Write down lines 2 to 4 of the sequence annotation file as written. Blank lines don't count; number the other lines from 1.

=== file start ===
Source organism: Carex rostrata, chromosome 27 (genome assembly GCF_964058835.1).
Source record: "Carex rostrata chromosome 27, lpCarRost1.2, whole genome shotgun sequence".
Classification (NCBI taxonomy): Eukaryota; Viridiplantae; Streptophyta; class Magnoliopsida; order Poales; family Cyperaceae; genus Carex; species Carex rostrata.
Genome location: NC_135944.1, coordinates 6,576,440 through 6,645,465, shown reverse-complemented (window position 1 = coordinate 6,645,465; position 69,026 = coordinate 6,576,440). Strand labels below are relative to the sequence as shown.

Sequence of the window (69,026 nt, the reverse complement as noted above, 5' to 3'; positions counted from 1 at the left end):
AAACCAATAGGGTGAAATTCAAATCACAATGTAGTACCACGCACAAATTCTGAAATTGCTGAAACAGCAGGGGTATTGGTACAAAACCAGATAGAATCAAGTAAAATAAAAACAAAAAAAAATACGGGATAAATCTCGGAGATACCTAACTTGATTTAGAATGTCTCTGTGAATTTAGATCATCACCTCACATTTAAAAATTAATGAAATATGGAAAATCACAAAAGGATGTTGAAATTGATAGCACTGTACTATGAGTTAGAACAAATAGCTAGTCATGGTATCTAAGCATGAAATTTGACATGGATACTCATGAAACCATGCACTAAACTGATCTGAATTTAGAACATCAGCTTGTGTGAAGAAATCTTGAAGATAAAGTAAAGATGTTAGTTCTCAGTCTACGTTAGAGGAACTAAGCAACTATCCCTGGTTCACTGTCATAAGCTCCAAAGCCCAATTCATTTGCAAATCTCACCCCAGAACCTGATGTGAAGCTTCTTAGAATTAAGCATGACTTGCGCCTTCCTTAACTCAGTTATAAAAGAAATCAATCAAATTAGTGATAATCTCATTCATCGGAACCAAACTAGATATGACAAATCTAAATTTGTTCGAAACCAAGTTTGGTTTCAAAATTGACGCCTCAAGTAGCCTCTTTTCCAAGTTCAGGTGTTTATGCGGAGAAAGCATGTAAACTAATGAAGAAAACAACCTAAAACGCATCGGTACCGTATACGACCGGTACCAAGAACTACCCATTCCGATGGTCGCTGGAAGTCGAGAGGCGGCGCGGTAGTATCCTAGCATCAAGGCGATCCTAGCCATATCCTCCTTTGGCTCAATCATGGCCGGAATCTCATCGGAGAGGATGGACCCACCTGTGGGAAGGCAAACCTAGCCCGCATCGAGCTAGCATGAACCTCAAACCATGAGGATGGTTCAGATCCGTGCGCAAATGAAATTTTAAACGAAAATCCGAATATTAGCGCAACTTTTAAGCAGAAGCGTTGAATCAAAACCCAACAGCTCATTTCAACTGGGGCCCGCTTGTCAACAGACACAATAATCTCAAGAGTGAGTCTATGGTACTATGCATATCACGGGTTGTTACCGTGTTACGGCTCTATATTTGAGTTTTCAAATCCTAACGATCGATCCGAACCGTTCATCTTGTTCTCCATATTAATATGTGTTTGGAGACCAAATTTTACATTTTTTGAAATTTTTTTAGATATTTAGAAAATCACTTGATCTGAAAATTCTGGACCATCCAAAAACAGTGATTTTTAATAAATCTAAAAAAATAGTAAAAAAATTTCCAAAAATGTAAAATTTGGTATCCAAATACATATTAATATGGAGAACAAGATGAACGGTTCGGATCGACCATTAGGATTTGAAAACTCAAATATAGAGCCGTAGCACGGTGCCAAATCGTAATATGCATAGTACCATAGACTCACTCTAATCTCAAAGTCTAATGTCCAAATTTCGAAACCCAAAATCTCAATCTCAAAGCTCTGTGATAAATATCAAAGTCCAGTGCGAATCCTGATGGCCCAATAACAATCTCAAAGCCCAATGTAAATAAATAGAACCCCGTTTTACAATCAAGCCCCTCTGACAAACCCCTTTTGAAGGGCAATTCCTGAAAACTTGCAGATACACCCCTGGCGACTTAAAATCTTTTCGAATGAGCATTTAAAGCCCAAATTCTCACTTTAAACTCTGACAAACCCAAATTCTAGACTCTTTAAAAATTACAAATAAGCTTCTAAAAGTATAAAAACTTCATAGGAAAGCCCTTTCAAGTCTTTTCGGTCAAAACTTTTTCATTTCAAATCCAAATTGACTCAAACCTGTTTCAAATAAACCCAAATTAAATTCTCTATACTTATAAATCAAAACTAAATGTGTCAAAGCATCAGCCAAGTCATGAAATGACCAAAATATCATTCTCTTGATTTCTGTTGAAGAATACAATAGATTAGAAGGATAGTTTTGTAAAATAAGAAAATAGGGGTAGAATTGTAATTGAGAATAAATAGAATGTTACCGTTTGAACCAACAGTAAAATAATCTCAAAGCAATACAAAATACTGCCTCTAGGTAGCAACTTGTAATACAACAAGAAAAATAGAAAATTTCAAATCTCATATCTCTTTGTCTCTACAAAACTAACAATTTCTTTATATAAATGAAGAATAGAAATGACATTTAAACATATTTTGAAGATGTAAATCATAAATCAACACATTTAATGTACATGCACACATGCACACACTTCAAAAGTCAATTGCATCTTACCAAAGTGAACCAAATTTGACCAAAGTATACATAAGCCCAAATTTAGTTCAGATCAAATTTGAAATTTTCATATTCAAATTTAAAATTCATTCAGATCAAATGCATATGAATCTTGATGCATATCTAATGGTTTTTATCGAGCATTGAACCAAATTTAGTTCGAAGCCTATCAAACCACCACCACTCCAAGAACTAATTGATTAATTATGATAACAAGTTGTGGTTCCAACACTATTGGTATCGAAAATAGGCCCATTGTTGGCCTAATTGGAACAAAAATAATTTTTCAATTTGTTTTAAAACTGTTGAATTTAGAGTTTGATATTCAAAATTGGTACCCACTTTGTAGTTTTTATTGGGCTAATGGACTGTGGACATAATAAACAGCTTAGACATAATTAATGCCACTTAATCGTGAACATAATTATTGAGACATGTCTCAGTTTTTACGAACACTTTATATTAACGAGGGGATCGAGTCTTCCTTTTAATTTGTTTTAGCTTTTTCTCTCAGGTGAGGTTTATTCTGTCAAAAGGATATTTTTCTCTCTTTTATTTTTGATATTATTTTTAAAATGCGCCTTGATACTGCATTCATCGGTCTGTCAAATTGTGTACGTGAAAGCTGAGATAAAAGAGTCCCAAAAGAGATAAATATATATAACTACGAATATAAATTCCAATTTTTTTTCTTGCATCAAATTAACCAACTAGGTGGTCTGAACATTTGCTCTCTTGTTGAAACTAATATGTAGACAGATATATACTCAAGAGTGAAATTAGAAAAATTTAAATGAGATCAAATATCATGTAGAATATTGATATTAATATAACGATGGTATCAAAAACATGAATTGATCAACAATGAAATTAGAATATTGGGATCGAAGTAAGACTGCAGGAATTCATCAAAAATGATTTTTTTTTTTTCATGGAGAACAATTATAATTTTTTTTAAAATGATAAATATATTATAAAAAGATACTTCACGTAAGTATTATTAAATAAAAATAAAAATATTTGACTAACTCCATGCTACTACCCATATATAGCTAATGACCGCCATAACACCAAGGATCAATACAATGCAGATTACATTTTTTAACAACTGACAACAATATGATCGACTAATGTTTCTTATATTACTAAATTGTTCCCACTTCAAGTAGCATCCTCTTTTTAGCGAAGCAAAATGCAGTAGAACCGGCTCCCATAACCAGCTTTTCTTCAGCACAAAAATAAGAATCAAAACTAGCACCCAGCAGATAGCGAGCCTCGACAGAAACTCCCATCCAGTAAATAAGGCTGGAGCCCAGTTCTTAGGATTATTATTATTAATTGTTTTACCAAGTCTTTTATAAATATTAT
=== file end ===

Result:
Source record: "Carex rostrata chromosome 27, lpCarRost1.2, whole genome shotgun sequence".
Classification (NCBI taxonomy): Eukaryota; Viridiplantae; Streptophyta; class Magnoliopsida; order Poales; family Cyperaceae; genus Carex; species Carex rostrata.
Genome location: NC_135944.1, coordinates 6,576,440 through 6,645,465, shown reverse-complemented (window position 1 = coordinate 6,645,465; position 69,026 = coordinate 6,576,440). Strand labels below are relative to the sequence as shown.